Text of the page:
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One of Topanga Canyon’s most beloved arts institutions is celebrating its 50th anniversary this year, and so in this month’s Lost Canyons LA column we are celebrating the fascinating history of the Theatricum Botanicum and the extraordinary life of its founder Will Geer, whose personal story led him from actor to activist and from blacklisted outcast to the much-loved impresario of Topanga.
Will Geer was born in Frankfort, Indiana in 1902. As a child, he was fascinated with nature. His grandfather shared with him a love of botany and taught the young Geer the botanical names of all the plants near their home. After finishing high school, Geer attended the University of Chicago, where his love for nature led him to obtain a master’s degree in botany. While at college, Geer also discovered a love for acting and often performed in theatrical productions on campus, igniting a passion that would dictate his career from then on.
After moving to New York City to pursue acting, Geer performed in a production of Uncle Tom’s Cabin at the Triangle Theatre in Greenwich Village in 1924, before moving on to an array of stage roles both on and off Broadway. In 1928 he performed alongside famed actress Minnie Maddern Fiske, whose support for labor unions had an influence on a young Geer’s own developing views.
Arriving in Los Angeles in 1932, Geer began to find work in the then booming Hollywood film industry, including roles in Misleading Lady in 1932 and Spitfire in 1934. With the Great Depression raging, Geer was moved by the plight of migrant workers and others struggling to make ends meet and became more involved in supporting labor unions and leftwing politicians, including the activist writer Upton Sinclair in his campaign for governor of California in 1934. In 1938 Geer married actress Herta Ware, the daughter of labor organizer Ella Reeve Bloor, and the couple started a family that would soon include three children.
In 1939 Geer met Woody Guthrie who, over the coming decades, would become one of his closest friends. The two men were introduced by their mutual friend Ed Robbin, who at the time was the Los Angeles bureau chief for the leftist People’s World newspaper. That same year, Geer and Guthrie would both star (alongside their pregnant wives) in the documentary Fight for Life about a lack of obstetric care for poor women. They also traveled together to perform for farm workers.
Geer shared recollections of that time in the book The Life, Music, and Thought of Woody Guthrie by John S. Partington. He is quoted says, “That was the summer that Woody Guthrie and our Folksay troupe of four took off for the lettuce fields of Brawley, the date orchards of Indio and the grape yards of Arvin and Wee Patch. We played in the migratory camps, sang ballads and did sketches.”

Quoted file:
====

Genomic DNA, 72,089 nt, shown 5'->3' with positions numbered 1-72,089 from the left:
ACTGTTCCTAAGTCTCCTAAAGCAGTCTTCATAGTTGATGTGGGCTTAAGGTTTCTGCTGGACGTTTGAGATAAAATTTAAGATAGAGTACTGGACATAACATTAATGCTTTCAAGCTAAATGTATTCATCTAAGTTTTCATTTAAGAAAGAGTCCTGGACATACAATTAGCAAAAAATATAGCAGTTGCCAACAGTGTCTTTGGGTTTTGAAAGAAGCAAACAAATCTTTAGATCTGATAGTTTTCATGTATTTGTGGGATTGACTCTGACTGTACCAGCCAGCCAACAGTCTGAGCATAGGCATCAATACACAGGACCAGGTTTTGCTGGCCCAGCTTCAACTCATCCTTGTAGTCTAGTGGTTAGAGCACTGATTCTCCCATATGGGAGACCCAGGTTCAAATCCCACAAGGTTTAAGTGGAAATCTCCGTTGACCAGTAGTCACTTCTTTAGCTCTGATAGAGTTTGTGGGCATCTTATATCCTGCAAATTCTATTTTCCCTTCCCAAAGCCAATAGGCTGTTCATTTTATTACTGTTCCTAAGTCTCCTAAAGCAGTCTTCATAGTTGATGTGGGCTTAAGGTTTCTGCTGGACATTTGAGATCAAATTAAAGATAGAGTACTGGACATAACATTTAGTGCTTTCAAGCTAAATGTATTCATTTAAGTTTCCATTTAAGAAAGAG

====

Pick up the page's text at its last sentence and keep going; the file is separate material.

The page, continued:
The two men went on to work together on the John Steinbeck Committee to Aid Agricultural Workers in California. Guthrie also performed alongside Lead Belly, Burl Ives and Pete Seeger, at the “Grapes of Wrath” benefit concert that Geer organized in 1940 in aid of the Steinbeck Committee.
During the 1940s, Geer continued to build a successful acting career alongside his political activism before achieving greater recognition in a trio of standout performances in American Western films Winchester ’73, Broken Arrow, and Comanche Territory all in 1950. However, Geer’s run of good luck in Hollywood came to an abrupt halt when his political activism caught the attention of Senator Joseph McCarthy’s House Un-American Activities Committee, and he was ordered to testify in Washington D.C. in 1951. Refusing to answer many of the committee’s questions about his political affiliations, Geer was swiftly blacklisted by the film industry.
With his career now in retreat, Geer sold his Santa Monica home and moved his young family to a more remote property in Topanga Canyon. In a recent interview with Topanga New Times, Geer’s daughter, Ellen Geer, the longtime artistic director of the Theatricum Botanticum, said being put on the blacklist took her father’s “legs right from under” him. “My mother was smart enough to know that Pop needed to be around the Earth,” Geer said. “So that’s when we bought the house, right after being in court in Washington D.C. And we all used that time to figure out how to become formidable performers and figure out how to survive.”